Proposal Title

Associations between Self-Reported Social Anxiety and Emotional Cue Reading

Primary Faculty Mentor’s Name

Erin Tone

Session Format

Poster

Abstract

Social anxiety can be the experience of fear or discomfort about being judged or evaluated by others in social situations. Considerable evidence from clinical samples suggests that this type of anxiety is associated with cognitive biases. Findings are mixed, however, with regard to associations between social anxiety and accurate perception of others' emotions, particularly in research on subclinical samples. The objective of the current study was to examine associations between subclinical social anxiety and performances on the Mind in the Eye Task (MIE) a measure of the ability to identify emotions in pictures of expressive eyes. We predicted that both fear of negative evaluation and fear and avoidance of social situations would be negatively associated with MIE task performance; in other words, more socially anxious people would perform more poorly. College students (n = 389) completed the MIE, the Fear of Negative Evaluation Scale (FNE), and the fear and avoidance subscales of the Leibowitz Social Anxiety Scale (LSAS). Results of a linear regression analysis indicated that, contrary to predictions, scores on the FNE were positively associated with MIE scores, suggesting a pattern of over-mentalizing among more anxious individuals. Further, LSAS Avoidance scores were positively associated with MIE scores, such that students with lower scores were significantly less accurate at decoding mental states. These findings are consistent with previous research that documents a negative perceptual bias in clinically based SAD conditions, but advances the examination into the avoidance properties of social anxiety. This association between self-reported social anxiety and clinically based social anxiety disorder may have important implications for our understanding of the underlying social-cognitive mechanisms of social anxiety.

Keywords

social anxiety, Mind in the Eye Task, Fear of Negative Evaluation Scale, Leibowitz Social Anxiety Scale

Presentation Year

2017

Publication Type and Release Option

Event

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Associations between Self-Reported Social Anxiety and Emotional Cue Reading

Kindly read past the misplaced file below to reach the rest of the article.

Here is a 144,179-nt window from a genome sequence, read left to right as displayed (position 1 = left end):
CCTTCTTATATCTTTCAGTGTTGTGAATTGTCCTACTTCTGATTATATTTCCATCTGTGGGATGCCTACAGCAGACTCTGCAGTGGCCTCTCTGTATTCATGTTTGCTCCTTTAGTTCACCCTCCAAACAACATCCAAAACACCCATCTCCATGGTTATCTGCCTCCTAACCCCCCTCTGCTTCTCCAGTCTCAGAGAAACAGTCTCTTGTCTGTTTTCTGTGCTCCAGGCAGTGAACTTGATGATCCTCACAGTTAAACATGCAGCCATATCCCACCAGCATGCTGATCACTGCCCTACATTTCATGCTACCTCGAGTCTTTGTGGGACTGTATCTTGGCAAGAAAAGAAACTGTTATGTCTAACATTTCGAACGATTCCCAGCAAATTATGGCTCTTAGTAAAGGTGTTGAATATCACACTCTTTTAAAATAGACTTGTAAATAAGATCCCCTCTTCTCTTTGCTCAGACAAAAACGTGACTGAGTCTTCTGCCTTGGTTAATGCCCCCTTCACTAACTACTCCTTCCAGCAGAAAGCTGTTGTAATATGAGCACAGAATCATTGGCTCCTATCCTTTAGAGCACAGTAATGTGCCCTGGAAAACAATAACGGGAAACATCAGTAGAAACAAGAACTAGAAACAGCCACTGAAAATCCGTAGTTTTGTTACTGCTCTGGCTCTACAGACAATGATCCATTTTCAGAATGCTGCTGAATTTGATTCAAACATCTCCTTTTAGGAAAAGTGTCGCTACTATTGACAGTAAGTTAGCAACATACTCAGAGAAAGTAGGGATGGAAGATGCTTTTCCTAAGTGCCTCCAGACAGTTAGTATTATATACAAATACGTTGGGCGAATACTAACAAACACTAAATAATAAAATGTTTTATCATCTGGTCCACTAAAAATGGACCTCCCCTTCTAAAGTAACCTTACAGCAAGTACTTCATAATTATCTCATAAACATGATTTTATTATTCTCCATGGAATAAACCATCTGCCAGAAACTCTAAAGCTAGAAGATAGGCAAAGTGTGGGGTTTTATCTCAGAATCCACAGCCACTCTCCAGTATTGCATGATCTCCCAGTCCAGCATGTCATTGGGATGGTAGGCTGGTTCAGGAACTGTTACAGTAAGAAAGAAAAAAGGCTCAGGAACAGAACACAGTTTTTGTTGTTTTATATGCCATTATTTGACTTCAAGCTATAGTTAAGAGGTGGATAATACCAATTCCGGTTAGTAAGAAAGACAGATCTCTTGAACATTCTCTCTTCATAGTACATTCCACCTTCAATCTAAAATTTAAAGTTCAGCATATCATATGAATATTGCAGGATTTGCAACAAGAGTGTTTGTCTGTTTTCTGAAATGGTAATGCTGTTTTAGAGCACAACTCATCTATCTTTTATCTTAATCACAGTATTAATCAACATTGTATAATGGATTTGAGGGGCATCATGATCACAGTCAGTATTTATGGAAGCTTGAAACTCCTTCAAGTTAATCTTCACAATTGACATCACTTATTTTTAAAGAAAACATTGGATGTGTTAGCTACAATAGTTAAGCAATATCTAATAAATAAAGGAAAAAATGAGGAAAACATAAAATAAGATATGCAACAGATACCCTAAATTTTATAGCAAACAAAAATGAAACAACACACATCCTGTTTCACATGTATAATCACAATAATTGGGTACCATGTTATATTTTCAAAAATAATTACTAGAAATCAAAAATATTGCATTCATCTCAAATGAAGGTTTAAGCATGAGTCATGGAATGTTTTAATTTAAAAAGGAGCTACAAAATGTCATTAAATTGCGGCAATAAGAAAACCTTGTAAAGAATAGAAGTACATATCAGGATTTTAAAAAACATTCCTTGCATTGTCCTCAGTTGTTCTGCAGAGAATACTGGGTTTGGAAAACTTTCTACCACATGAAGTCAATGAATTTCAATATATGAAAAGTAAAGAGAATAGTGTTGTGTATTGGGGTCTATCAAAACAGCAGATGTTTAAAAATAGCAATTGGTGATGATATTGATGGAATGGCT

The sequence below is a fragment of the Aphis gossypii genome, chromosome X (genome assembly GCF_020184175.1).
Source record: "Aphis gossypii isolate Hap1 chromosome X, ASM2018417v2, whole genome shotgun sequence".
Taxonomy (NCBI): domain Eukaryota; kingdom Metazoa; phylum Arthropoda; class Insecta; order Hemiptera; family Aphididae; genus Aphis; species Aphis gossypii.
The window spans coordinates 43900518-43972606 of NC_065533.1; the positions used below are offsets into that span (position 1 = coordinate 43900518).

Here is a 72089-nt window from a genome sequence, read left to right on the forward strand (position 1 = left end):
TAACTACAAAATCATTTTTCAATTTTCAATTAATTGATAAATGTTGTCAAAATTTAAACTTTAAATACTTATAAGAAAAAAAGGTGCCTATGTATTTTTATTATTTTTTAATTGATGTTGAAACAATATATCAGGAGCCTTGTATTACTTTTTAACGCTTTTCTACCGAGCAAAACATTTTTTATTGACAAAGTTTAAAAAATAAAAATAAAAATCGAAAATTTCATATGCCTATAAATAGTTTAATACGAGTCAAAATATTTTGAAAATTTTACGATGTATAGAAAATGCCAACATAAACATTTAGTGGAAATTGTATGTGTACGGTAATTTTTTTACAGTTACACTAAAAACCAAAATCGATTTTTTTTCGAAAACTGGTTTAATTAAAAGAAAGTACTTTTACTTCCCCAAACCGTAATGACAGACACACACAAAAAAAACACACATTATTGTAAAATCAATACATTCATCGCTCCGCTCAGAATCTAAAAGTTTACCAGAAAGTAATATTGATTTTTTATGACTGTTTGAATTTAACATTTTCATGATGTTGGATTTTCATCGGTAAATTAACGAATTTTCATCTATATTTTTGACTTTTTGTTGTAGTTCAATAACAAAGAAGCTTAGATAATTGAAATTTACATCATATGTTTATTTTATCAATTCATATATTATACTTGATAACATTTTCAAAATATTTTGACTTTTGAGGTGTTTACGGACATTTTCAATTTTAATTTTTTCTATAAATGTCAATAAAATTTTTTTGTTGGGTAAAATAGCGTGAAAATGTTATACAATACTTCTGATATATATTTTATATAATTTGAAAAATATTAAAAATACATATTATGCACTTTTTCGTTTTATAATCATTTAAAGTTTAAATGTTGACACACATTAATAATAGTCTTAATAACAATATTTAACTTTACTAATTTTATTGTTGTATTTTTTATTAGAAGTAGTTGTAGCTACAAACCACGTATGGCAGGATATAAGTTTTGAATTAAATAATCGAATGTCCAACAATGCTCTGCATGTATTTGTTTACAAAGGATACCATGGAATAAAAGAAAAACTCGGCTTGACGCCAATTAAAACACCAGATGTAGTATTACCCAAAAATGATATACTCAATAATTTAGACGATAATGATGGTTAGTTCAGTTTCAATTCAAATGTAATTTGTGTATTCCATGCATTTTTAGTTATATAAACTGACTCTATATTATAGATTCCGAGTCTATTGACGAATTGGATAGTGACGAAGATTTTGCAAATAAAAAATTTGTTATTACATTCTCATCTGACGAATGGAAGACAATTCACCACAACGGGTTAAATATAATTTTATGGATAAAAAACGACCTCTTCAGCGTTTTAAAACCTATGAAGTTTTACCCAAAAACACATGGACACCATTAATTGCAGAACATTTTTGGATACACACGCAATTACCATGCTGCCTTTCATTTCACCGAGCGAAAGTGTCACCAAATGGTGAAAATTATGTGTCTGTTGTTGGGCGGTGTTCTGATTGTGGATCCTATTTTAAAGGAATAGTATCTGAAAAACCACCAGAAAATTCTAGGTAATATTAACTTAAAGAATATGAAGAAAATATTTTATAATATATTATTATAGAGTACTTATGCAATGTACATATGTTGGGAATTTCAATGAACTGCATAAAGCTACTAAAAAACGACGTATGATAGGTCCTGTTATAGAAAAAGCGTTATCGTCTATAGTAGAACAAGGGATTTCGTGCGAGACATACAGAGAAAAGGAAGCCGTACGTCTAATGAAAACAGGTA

Social anxiety can be the experience of fear or discomfort about being judged or evaluated by others in social situations. Considerable evidence from clinical samples suggests that this type of anxiety is associated with cognitive biases. Findings are mixed, however, with regard to associations between social anxiety and accurate perception of others' emotions, particularly in research on subclinical samples. The objective of the current study was to examine associations between subclinical social anxiety and performances on the Mind in the Eye Task (MIE) a measure of the ability to identify emotions in pictures of expressive eyes. We predicted that both fear of negative evaluation and fear and avoidance of social situations would be negatively associated with MIE task performance; in other words, more socially anxious people would perform more poorly. College students (n = 389) completed the MIE, the Fear of Negative Evaluation Scale (FNE), and the fear and avoidance subscales of the Leibowitz Social Anxiety Scale (LSAS). Results of a linear regression analysis indicated that, contrary to predictions, scores on the FNE were positively associated with MIE scores, suggesting a pattern of over-mentalizing among more anxious individuals. Further, LSAS Avoidance scores were positively associated with MIE scores, such that students with lower scores were significantly less accurate at decoding mental states. These findings are consistent with previous research that documents a negative perceptual bias in clinically based SAD conditions, but advances the examination into the avoidance properties of social anxiety. This association between self-reported social anxiety and clinically based social anxiety disorder may have important implications for our understanding of the underlying social-cognitive mechanisms of social anxiety.